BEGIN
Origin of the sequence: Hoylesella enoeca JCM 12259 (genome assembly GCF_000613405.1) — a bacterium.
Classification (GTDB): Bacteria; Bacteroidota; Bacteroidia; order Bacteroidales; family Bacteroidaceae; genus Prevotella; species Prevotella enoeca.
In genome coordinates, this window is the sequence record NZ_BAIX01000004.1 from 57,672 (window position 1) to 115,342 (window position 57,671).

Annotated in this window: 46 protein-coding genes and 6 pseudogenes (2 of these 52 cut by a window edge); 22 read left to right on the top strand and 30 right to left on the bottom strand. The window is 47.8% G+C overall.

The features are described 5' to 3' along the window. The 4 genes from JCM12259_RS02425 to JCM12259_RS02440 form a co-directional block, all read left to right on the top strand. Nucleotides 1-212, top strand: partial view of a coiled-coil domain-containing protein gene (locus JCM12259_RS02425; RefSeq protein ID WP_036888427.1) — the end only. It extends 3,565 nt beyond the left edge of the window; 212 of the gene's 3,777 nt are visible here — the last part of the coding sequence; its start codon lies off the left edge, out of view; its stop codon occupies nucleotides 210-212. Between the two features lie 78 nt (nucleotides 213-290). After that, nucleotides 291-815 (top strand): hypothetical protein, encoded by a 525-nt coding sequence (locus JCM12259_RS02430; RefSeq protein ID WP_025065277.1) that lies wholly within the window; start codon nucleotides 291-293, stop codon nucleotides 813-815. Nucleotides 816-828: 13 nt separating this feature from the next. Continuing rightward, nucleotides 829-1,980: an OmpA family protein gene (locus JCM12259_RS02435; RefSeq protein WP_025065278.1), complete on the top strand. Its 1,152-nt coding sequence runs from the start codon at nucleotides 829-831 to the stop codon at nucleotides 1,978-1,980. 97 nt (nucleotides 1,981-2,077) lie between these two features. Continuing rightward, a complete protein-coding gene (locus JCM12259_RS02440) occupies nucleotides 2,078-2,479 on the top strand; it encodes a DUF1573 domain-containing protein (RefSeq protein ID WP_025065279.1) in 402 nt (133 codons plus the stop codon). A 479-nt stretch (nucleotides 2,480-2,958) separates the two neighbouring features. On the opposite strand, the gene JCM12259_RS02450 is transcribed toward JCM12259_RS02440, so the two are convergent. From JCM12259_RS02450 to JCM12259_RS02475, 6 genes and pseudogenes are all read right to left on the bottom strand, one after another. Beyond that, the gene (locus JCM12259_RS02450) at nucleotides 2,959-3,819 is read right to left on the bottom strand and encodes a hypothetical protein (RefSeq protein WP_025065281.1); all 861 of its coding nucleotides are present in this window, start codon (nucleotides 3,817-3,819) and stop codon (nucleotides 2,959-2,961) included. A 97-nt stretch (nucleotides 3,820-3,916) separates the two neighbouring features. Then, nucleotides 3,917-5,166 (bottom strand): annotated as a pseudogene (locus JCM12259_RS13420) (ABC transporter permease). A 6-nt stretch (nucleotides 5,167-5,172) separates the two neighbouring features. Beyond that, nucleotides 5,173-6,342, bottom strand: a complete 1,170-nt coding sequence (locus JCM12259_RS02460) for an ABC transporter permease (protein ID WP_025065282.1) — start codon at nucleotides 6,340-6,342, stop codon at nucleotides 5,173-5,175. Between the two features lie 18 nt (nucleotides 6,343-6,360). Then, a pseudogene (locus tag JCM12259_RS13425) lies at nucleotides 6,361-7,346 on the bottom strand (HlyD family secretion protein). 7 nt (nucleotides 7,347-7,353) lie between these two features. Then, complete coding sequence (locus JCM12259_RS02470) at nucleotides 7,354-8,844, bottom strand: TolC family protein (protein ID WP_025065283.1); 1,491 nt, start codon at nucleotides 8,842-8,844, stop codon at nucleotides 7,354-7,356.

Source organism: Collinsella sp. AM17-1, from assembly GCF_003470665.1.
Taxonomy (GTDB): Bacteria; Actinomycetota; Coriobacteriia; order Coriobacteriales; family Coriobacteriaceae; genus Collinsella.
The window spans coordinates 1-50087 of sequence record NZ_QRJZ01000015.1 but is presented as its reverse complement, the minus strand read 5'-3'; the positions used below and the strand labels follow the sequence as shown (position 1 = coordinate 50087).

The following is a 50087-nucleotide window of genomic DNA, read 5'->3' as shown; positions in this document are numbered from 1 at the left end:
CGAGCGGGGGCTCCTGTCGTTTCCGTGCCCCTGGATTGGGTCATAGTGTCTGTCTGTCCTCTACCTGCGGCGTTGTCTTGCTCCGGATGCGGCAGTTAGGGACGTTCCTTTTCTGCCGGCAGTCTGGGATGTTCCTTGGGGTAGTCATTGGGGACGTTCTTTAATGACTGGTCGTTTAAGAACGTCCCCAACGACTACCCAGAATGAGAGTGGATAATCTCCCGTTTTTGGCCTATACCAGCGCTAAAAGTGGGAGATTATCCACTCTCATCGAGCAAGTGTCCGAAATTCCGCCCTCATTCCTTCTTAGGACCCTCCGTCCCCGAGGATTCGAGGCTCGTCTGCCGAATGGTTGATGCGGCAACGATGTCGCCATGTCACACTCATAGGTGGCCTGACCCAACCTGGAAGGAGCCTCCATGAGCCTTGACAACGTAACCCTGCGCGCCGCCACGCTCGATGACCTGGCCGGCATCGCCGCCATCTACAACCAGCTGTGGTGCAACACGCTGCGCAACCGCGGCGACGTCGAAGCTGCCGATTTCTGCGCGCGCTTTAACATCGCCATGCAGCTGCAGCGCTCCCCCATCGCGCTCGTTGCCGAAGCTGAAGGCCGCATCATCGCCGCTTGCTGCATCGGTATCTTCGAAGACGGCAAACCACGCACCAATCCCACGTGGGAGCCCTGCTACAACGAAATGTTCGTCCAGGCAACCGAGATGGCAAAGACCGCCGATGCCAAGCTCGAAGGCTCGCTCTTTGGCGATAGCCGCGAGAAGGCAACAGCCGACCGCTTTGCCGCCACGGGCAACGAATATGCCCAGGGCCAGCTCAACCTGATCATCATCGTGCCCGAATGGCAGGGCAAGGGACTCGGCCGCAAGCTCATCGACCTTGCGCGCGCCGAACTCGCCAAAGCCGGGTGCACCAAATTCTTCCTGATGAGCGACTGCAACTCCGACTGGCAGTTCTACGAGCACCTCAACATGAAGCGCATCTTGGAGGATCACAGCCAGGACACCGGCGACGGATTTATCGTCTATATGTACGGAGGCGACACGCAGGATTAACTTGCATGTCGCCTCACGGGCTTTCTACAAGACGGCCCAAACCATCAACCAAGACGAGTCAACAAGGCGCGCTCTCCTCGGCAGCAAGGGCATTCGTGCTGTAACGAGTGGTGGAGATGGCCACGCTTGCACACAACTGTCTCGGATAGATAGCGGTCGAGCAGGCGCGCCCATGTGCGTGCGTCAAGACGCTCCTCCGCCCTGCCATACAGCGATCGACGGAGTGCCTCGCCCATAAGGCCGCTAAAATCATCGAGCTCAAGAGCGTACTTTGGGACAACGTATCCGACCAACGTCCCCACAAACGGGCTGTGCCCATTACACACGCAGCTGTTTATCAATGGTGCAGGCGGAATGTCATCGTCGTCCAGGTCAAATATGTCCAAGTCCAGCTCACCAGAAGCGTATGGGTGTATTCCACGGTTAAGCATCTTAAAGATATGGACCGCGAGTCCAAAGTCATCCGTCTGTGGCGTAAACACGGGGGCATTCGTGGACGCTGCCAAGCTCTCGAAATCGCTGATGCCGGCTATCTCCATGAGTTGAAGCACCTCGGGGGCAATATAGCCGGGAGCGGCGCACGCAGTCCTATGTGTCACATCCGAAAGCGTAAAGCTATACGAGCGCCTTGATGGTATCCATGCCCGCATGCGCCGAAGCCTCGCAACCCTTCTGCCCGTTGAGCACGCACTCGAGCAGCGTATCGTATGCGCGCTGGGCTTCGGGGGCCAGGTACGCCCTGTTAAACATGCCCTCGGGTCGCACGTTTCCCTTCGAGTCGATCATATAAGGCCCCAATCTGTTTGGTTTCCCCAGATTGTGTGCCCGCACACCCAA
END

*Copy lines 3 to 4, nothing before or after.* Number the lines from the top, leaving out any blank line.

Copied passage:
In genome coordinates, this window is the sequence record NZ_BAIX01000004.1 from 57,672 (window position 1) to 115,342 (window position 57,671).

Annotated in this window: 46 protein-coding genes and 6 pseudogenes (2 of these 52 cut by a window edge); 22 read left to right on the top strand and 30 right to left on the bottom strand. The window is 47.8% G+C overall.